Long-term care hospitals must upgrade payment model or close, researchers say

Although the U.S. spends more on healthcare than any other developed nation, it does not have better health outcomes. This reality has forced policymakers and researchers to look into the discrepancy and find solutions to drive out waste. One solution that wouldn't harm patient care is reworking the reimbursement structure or altogether eliminating long-term care hospitals, a working paper published Aug. 27 by researchers at the National Bureau of Economic Research suggests.

Long-term care hospitals, which typically serve very sick patients for an average of 25 days, are one of several facilities that provide post-acute care. While under the post-acute care umbrella, these facilities have a vastly different reimbursement structure, which was established nearly four decades ago. 

In 1982, Congress passed the Tax Equity and Fiscal Responsibility Act, which established a system to reimburse acute care hospitals a predetermined, fixed amount based on a patient's diagnosis, instead of on a fee-for-service basis. 

Afraid of the negative financial implications for hospitals caring for patients with chronic diseases or highly complex ailments, regulators excluded hospitals with average lengths of stay of at least 25 days from this new payment system. Those exempt hospitals were the 40 original long-term care facilities. Since then, the number of long-term care hospitals has grown exponentially, from a few dozen to more than 400, mainly run by two hospital chains. 

For years, analysts and policymakers have questioned the value of these long-term care hospitals — arguing that Medicare was vastly overpaying for their services. And, as a result of the criticism, CMS has changed some policies surrounding these facilities, including limiting the number of patients eligible for long-term care and placing a three-year moratorium on building long-term facilities.

For the working paper, researchers at the Cambridge-based Massachusetts Institute of Technology and University of Chicago examined patient outcomes as the number of long-term care facilities grew. Authors studied data on post-acute care patients from the Medicare Provider and Analysis review from 1998 to 2014. 

The researchers found that when a new long-term care facility opened in the region, very sick patients from acute-care hospitals were more likely to be discharged to  that new facility, which sharply increased the cost of care for Medicare and the patient. However, discharging to a long-term care provider revealed no patient outcome benefit, including a patients' chances of dying or going home within 90 days.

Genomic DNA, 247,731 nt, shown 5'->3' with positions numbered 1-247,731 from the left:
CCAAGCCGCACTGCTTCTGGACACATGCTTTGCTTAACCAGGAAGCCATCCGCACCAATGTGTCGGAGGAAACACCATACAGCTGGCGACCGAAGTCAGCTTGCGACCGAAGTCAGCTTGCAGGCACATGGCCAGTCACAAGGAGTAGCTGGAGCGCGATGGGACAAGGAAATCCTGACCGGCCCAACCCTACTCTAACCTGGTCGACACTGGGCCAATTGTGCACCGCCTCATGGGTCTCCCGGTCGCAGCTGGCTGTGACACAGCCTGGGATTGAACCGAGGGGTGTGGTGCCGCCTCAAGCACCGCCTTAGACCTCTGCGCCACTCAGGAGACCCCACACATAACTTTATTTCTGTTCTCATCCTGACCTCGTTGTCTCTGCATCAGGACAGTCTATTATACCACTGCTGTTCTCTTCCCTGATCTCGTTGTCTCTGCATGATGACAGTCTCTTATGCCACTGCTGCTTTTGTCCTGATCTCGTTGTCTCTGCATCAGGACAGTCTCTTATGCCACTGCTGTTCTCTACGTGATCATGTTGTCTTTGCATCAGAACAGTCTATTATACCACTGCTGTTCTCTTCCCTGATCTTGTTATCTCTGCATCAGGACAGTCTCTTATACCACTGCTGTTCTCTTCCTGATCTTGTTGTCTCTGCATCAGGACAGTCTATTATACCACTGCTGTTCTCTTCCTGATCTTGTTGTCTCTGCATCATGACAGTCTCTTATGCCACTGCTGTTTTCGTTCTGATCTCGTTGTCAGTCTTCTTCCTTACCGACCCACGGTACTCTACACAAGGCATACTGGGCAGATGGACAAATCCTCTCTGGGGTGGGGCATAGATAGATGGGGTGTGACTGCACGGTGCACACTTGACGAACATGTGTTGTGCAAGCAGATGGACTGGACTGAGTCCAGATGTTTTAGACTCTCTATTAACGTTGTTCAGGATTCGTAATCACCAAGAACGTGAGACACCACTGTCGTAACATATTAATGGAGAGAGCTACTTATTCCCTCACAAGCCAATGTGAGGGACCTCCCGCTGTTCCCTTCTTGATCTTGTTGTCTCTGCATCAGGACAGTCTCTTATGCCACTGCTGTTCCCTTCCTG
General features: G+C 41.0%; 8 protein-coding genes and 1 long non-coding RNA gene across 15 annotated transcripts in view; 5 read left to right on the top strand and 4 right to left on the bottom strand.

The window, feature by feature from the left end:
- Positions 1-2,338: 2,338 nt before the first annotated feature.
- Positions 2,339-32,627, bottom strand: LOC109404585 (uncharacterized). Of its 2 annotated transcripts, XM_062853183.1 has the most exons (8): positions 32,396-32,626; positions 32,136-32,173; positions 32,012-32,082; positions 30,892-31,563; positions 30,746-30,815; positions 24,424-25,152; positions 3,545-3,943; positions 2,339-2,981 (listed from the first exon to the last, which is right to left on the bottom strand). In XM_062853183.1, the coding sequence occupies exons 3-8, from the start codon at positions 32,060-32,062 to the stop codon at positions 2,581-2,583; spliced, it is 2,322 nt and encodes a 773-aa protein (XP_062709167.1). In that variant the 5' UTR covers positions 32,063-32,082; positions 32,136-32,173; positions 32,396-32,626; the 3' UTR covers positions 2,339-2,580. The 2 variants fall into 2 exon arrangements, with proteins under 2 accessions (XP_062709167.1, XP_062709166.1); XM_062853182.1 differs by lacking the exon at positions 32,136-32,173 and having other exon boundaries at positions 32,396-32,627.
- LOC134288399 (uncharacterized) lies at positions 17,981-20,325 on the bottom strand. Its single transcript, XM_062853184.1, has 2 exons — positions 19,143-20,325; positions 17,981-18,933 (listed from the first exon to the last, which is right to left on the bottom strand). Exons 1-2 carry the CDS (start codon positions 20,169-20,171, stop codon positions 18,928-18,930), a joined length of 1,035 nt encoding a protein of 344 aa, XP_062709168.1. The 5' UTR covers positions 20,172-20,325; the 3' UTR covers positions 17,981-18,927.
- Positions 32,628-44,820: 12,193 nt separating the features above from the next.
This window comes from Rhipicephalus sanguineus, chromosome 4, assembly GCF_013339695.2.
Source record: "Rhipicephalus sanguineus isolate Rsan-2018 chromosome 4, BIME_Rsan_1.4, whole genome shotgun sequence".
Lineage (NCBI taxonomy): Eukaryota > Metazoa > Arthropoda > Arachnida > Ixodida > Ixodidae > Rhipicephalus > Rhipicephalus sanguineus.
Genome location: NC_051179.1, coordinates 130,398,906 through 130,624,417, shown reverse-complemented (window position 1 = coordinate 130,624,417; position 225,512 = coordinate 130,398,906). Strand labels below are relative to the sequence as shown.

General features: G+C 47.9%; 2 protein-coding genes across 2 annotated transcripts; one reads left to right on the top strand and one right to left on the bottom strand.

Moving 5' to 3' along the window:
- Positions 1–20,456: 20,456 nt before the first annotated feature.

Overall, the researchers suggested that Medicare could save about $4.6 billion a year by changing the reimbursement structure to the same way skilled nursing facilities, another type of post-acute care facility, are paid.  This would result in reducing healthcare spending in the U.S. by about 1 percent.

"By eliminating the administratively created concept of LTCHs [long-term care hospitals] as an institution with its own reimbursement schedule – and reimbursing them instead like SNFs [skilled nursing facilities] – Medicare could save $4.6 billion per year with no harm to patients," the authors write. "Moreover, despite accounting for only about 1 percent of Medicare spending, we estimate that eliminating LTCHs would reduce 10% of the unexplained geographic variation in Medicare spending."

While overhauling the payment structure for long-term care hospitals would result in just a 1 percent cost reduction of U.S. healthcare spending, the authors said  that targeting several smaller areas of waste could result in substantial changes over time. 

The long-term care industry disagrees with the paper's findings, according to theNew York Times.  Leaders in the industry dispute the notion that the extra money they are paid is wasteful and argue the paper harped on the negatives. In addition, the American Hospital Association noted that since the study ended, Congress and CMS worked to change the rules for long-term care hospitals. As a result, the authors may find a different conclusion if they used more up-to-date data., critics have said.

Read the full paper here.

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